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Transplant Team

As a transplant patient at Rush University Medical Center, you will receive care from a collaborative team of highly trained and experienced health care professionals. These professionals combine their expertise to address every aspect of your care. Working together, the team shares information and ideas to ensure full communication about your case and determine the best course of treatment before, during and after your transplant.

This team also coordinates the efforts of more than 100 other health care professionals at Rush who are involved in the care of each transplant patient. The multicultural team also is sensitive to the specific needs and concerns of Rush's diverse patient population. Members of the transplant program at Rush speak 16 different languages, including Mandarin, Polish, Serbian and Spanish.

The transplant care team at Rush includes the following professionals, who work together to meet the diverse needs of patients and their families throughout the transplant process:

Transplant physicians

These include both surgeons who perform the actual transplant and nephrologists (kidney disease specialists) who will take over your care two to four months after your transplant. Your transplant physicians confer regularly about your case and together determine the best plan of care for you. 

Transplant nurse coordinators

Working together with the transplant physicians, they help to provide consistent and personalized care. One coordinator will act as your case manager before your transplant and another will see you on a weekly basis for up to four months after you are discharged from the hospital.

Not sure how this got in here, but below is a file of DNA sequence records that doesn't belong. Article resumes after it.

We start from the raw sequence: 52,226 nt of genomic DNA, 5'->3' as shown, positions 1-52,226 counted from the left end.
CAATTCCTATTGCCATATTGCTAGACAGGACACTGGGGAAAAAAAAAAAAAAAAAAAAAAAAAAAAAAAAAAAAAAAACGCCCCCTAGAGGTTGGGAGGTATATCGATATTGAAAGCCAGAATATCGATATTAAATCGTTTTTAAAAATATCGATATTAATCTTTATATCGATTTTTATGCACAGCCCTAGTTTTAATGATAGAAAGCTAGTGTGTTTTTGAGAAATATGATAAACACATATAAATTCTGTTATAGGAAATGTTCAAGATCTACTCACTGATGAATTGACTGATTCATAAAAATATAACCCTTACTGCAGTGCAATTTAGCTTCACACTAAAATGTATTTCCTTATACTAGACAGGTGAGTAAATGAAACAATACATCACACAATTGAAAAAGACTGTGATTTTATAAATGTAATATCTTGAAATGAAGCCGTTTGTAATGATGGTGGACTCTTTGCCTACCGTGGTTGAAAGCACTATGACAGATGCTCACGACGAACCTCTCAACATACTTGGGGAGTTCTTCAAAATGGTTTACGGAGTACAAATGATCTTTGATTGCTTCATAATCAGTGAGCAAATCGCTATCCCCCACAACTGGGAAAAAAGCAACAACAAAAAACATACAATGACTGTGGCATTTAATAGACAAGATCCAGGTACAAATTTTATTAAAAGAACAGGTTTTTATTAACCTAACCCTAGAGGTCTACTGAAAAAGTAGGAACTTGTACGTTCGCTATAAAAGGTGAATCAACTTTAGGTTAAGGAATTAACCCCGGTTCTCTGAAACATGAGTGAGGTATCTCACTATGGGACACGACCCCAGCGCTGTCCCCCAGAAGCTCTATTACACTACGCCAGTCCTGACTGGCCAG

Transplant pharmacists

These pharmacists help the transplant team decide the best drug therapy for you. They monitor your medications and adjust your dosage to make sure you are getting the greatest benefit. They also look for possible drug interactions. As part of the transplant team, they make daily patient rounds with other members of the team. They are available to answer any questions or concerns you may have about your medications. Ask a transplant pharmacist if you have any questions about your medications or side effects.

Clinical dietitians

They help the doctors decide what diet you need while you are in the hospital after surgery. If you need to be fed through a tube temporarily after surgery, dietitians help decide the right type and amount of formula to use. If you have special needs or need to be on a special diet  when you return home after surgery, a dietitian will assist you.

Financial coordinators

Need to understand, manage or address problems with your medical insurance? Financial coordinators can help. A coordinator will work with your insurance company, Medicare and Medicaid to obtain approval for your transplant and to identify potential gaps in your coverage. 

Social workers

Helping you plan for both day-to-day and long-term needs related to transplant, social workers find you the support you need from your community. Your social worker can help locate agencies that provide temporary housing, travel arrangements, emotional and financial support, medications and rehabilitation placement.